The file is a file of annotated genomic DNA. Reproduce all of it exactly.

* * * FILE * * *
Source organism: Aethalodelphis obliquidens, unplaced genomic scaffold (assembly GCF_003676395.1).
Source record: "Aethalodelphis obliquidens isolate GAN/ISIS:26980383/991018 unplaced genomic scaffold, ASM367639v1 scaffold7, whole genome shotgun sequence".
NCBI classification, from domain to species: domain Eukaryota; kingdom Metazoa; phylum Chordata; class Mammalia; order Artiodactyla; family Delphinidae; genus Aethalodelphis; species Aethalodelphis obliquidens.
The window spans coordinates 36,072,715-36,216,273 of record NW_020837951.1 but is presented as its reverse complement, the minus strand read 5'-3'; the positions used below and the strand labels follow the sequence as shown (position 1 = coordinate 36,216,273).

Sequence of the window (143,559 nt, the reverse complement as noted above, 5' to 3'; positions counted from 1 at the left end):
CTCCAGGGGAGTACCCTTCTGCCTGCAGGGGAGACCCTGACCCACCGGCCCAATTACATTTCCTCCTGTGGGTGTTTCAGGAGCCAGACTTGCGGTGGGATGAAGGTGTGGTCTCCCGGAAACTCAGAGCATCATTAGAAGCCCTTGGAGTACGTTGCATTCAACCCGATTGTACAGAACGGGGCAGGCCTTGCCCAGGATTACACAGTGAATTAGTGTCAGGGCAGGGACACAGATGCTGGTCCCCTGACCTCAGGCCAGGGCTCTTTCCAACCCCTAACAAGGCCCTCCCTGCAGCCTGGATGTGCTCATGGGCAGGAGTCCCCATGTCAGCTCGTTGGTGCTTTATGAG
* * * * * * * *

Source organism: Aethalodelphis obliquidens, unplaced genomic scaffold (assembly GCF_003676395.1).
Source record: "Aethalodelphis obliquidens isolate GAN/ISIS:26980383/991018 unplaced genomic scaffold, ASM367639v1 scaffold7, whole genome shotgun sequence".
NCBI classification, from domain to species: domain Eukaryota; kingdom Metazoa; phylum Chordata; class Mammalia; order Artiodactyla; family Delphinidae; genus Aethalodelphis; species Aethalodelphis obliquidens.
The window spans coordinates 36,072,715-36,216,273 of record NW_020837951.1 but is presented as its reverse complement, the minus strand read 5'-3'; the positions used below and the strand labels follow the sequence as shown (position 1 = coordinate 36,216,273).

Sequence of the window (143,559 nt, the reverse complement as noted above, 5' to 3'; positions counted from 1 at the left end):
CTCCAGGGGAGTACCCTTCTGCCTGCAGGGGAGACCCTGACCCACCGGCCCAATTACATTTCCTCCTGTGGGTGTTTCAGGAGCCAGACTTGCGGTGGGATGAAGGTGTGGTCTCCCGGAAACTCAGAGCATCATTAGAAGCCCTTGGAGTACGTTGCATTCAACCCGATTGTACAGAACGGGGCAGGCCTTGCCCAGGATTACACAGTGAATTAGTGTCAGGGCAGGGACACAGATGCTGGTCCCCTGACCTCAGGCCAGGGCTCTTTCCAACCCCTAACAAGGCCCTCCCTGCAGCCTGGATGTGCTCATGGGCAGGAGTCCCCATGTCAGCTCGTTGGTGCTTTATGAG